eCircuit  Center Op Amp Model - Level 3
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### Supply Rail Correction Current

CIRCUIT

I_SUPPLY.CIR                Download the SPICE file

One shortcoming of our behavioral op amp model developed so far, is the accuracy of the current drawn from the power supply pins - especially as a consequence of the load current. In our model, the output stage is referenced ultimately to ground. The result? The load current never flows though the supply rails! (In other op amp incarnations, the output current flows equally through both the positive and negative rails - also inappropriate!) But we know the current flows through only one or the other supply pin, depending if its sourcing or sinking current. The challenge is to develop an auxiliary circuit to make a correction current at the supply pins to reflect the current draw of a real output stage.

OUTPUT CURRENT AND SUPPLY PINS

In a real op amp, the output stage is made up of transistors, typically in a push-pull arrangement. Current naturally flows through the positive supply pin only for positive outputs and vice-versa for negative output currents.

CORRECTION CURRENT

Unfortunately, the current from the output stage of our op amp model does not flow through either rail. To correct this, we'll hang a SPICE circuit across the rails that push an equivalent current through the appropriate rail. Current source G1 mirrors the output current Io through ROUT. Similarly, G2 mirrors the output current, but in the opposite polarity. Then, it's up to the diode networks to steer the current to the proper rail given the polarity of the output current.

 POSITIVE OUTPUT CURRENT  (SOURCING) NEGATIVE OUTPUT CURRENT   (SINKING) G1 and D1 force a current to flow through the positive rail equal to the load current. G2 and D2 force a current to flow through the negative rail equal to the load current.

Notice during a positive output when D2 is OFF, zener diode DZ2 provides a convenient path for G2's current to flow. In this condition, DZ2 clamps the resulting voltage to its zener breakdown voltage, Vz. (Similarly, for negative output currents, DZ1 provides a harmless path for G1's current to flow.) The zener voltage should be chosen large enough to guarantee D2 stays OFF.

Vz > Vsupply

For this SPICE circuit, we've set the reverse breakdown voltage to 50V via the BV parameter in the diode's model statement, BV=50. This voltage is safely beyond the ±10V rails.

OUTPUT STAGE TEST

CIRCUIT INSIGHT   Simulate the SPICE file IOUT_SUPPLY.CIR. Plot the output voltages both before and after ROUT by adding traces V(10) and (V11). Given ROUT = RL = 50 Ω, the 1V sinewave should be cut in half. Next, open a new plot window and view the output current I(RL). Finally, check out the positive rail current (through D1) by plotting I(D1). Does it match the output current?

Notice how the current flows through D1 only during the positive half cycle. Essentially, the output current appears to have come from the positive rail. The current sources and diodes have created a half-wave rectifier of sorts connected to each supply rail.

You can also see the negative rail current by plotting I(D2). Similarly, this diode conducts only on negative half-cycles creating the illusion that output current is actually being drawn from the negative supply.

SIMULATION NOTES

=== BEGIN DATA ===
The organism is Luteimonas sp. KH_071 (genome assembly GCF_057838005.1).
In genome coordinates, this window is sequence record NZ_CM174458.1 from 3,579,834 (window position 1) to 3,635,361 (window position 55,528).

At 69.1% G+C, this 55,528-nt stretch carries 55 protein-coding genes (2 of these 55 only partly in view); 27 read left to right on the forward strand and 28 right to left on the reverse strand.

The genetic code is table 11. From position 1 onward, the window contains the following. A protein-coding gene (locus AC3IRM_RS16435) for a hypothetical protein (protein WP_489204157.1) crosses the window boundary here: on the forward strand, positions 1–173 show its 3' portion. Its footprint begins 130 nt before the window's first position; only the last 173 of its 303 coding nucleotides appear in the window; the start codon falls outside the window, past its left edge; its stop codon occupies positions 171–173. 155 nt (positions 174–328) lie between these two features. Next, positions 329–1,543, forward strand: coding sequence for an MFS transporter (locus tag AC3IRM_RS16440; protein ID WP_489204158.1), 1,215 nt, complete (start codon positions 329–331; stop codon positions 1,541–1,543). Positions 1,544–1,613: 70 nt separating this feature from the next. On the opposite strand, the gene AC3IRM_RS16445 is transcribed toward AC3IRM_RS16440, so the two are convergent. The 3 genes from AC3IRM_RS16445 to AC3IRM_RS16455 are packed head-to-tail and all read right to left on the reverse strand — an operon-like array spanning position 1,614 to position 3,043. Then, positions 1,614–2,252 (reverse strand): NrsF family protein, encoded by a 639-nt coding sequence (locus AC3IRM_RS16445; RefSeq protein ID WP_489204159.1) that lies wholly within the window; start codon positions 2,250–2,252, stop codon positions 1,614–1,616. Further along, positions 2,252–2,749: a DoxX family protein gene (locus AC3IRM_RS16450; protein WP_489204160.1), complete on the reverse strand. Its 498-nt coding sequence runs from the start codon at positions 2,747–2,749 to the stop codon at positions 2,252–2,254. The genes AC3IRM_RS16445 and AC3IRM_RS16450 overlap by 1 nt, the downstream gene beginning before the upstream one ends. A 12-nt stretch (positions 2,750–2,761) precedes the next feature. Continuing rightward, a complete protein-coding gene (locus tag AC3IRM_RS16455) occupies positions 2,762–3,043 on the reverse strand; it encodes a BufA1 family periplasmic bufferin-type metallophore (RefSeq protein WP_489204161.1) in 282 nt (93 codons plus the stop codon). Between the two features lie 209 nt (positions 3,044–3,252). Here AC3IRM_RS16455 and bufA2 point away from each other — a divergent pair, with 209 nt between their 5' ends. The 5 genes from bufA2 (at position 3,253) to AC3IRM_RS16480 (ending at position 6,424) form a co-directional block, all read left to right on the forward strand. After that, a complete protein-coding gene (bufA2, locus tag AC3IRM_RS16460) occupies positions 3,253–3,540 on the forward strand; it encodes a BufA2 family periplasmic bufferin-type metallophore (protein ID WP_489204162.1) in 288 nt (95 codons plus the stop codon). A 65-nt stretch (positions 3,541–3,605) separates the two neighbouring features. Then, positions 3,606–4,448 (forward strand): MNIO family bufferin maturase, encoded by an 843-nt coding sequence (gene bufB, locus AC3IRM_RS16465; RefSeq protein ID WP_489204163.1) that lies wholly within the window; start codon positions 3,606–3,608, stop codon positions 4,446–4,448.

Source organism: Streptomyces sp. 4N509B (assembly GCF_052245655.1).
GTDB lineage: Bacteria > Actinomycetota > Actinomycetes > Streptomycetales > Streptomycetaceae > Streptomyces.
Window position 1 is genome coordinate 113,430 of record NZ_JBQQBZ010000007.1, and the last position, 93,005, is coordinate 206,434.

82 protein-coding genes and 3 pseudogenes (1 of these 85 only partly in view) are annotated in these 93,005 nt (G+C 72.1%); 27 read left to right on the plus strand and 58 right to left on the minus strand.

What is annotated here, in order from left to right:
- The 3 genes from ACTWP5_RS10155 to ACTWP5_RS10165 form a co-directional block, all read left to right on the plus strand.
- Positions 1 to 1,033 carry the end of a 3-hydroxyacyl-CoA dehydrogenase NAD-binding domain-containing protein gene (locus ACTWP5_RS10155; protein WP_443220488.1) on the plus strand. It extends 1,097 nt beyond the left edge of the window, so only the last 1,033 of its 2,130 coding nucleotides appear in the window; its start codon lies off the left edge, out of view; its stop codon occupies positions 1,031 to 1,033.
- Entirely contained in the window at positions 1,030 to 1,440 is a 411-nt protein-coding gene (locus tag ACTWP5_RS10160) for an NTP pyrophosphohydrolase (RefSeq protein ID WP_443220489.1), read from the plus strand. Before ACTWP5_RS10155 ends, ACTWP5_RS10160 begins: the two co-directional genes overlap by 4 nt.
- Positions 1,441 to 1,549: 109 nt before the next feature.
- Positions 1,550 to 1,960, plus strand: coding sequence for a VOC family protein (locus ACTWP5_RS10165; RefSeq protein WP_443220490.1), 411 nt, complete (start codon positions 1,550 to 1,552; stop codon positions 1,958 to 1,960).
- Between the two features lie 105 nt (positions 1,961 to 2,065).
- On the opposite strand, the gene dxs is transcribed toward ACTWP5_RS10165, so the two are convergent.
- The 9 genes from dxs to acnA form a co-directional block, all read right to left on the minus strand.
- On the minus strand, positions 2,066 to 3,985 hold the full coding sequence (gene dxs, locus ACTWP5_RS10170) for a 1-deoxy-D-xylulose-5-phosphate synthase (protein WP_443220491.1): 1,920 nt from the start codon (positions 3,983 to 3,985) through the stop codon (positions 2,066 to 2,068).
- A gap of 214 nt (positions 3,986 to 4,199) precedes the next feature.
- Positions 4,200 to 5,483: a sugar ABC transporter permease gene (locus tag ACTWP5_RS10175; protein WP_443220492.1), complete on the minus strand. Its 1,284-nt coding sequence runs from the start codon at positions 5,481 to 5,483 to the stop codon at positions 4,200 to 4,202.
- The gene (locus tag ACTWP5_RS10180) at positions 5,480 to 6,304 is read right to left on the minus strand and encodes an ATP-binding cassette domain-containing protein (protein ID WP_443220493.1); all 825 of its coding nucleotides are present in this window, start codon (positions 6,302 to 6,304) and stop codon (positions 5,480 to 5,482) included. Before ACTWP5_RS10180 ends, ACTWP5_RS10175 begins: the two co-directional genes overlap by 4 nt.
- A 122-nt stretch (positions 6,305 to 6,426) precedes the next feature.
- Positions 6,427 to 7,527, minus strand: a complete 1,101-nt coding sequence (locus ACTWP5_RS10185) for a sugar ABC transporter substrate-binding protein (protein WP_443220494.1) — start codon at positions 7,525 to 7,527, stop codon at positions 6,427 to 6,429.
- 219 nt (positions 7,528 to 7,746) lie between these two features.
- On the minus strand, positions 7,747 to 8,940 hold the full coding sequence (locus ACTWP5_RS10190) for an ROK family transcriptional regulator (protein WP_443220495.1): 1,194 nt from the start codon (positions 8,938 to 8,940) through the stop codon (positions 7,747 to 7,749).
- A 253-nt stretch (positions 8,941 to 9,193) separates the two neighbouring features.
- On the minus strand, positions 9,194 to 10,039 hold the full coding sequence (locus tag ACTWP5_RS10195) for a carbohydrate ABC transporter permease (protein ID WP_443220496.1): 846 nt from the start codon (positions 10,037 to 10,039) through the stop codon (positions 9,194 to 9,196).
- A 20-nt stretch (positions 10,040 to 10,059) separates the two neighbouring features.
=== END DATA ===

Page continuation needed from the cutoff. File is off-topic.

How do G1 and G2 mirror the output current through ROUT? They are simply defined as Voltage Controlled Current Sources (VCCS). For example, G1 develops a current at nodes 15 and 0 based on the voltage at nodes 10 and 11 - the voltage across ROUT.

G1 15 0  10 11  0.01

By setting G1's gain to 1/ROUT = 1/100 = 0.01, the resulting current is equal to the current through ROUT. G2 accomplishes the same but in the opposite polarity.

G2 0 16  10 11  -0.01

OP AMP MODELS WITH CORRECTION CURRENT

You can easily add supply correction current to our Intermediate Op Amp Model. Simply add the above components to the op amp's netlist. There's only a couple of changes to make. First, in the G1 and G2 statements, correctly define the nodes across ROUT and the gains as 1/ROUT. Second, connect G1, G2, DZ1 and DZ2 to node 100 (VREF) instead of node 0.

You may come across alternative op amp models that define the output stage differently - using current sources and resistors connected to both rails. Therefore, the output currents flow through both rails simultaneously. For this case, the correction current circuit will likely be some variation of the circuit above.

OTHER PLACES OF INTEREST

Take a quick refresher tour of the Intermediate Op Amp Model.
For a description of all op amp models, see Op Amp Models.
For a quick review of subcircuits, check out Why Use Subcircuits?
Get a crash course on SPICE simulation at SPICE Basics.
A handy reference is available at SPICE Command Summary.
To see how open-loop gain and bandwidth influence closed-loop bandwidth, see Op Amp Bandwidth.
This model can be used with many of the op amp circuits available from the Circuit Collection page.

SPICE FILE

Download the file or copy this netlist into a text file with the *.cir extension.

I_SUPPLY.CIR - POWER SUPPLY CORRECTION CURRENT
*
* OUTPUT SIGNAL
VS	10	0	AC	1	SIN(0V	1VPEAK	10KHZ)
R0UT	10	11	100
RL	11	0	100
*
* SUPPLIES
VCC	101	0	DC	10V
VEE	102	0	DC	-10V
*
* SUPPLY CURRENT CORRECTION
D1	101	15	DNOM
G1	15 0	10 11	0.01
DZ11	0	15	DZ
G2	0 16    10 11	-0.01
DZ12	16	0	DZ
D2	16	102	DNOM
*
.MODEL	DNOM	D(IS=1E-15)
.MODEL	DZ	D(IS=1E-15 BV=50)
*
* ANALYSIS
.TRAN 	0.005MS  0.2MS
*
* VIEW RESULTS
.PLOT	TRAN 	V(10) V(11)
.PROBE
.END

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